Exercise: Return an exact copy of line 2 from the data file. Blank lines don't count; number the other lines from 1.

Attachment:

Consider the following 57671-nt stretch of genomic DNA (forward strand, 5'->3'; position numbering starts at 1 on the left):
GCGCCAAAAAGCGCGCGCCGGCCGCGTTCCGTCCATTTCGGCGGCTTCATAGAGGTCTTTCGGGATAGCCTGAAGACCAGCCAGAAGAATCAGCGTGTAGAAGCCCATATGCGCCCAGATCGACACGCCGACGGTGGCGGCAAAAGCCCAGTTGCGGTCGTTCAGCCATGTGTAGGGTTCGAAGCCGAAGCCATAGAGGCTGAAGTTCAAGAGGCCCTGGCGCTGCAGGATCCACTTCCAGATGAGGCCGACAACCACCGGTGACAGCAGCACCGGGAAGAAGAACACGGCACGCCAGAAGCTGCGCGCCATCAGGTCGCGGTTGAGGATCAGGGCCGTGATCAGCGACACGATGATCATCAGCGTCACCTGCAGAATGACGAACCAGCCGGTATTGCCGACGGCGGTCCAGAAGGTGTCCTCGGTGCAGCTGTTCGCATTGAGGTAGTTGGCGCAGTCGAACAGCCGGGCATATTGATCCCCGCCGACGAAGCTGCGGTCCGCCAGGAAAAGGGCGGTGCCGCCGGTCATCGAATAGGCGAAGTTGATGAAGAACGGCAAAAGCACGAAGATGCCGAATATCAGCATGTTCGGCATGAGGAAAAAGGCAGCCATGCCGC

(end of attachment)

GCGCCAAAAAGCGCGCGCCGGCCGCGTTCCGTCCATTTCGGCGGCTTCATAGAGGTCTTTCGGGATAGCCTGAAGACCAGCCAGAAGAATCAGCGTGTAGAAGCCCATATGCGCCCAGATCGACACGCCGACGGTGGCGGCAAAAGCCCAGTTGCGGTCGTTCAGCCATGTGTAGGGTTCGAAGCCGAAGCCATAGAGGCTGAAGTTCAAGAGGCCCTGGCGCTGCAGGATCCACTTCCAGATGAGGCCGACAACCACCGGTGACAGCAGCACCGGGAAGAAGAACACGGCACGCCAGAAGCTGCGCGCCATCAGGTCGCGGTTGAGGATCAGGGCCGTGATCAGCGACACGATGATCATCAGCGTCACCTGCAGAATGACGAACCAGCCGGTATTGCCGACGGCGGTCCAGAAGGTGTCCTCGGTGCAGCTGTTCGCATTGAGGTAGTTGGCGCAGTCGAACAGCCGGGCATATTGATCCCCGCCGACGAAGCTGCGGTCCGCCAGGAAAAGGGCGGTGCCGCCGGTCATCGAATAGGCGAAGTTGATGAAGAACGGCAAAAGCACGAAGATGCCGAATATCAGCATGTTCGGCATGAGGAAAAAGGCAGCCATGCCGC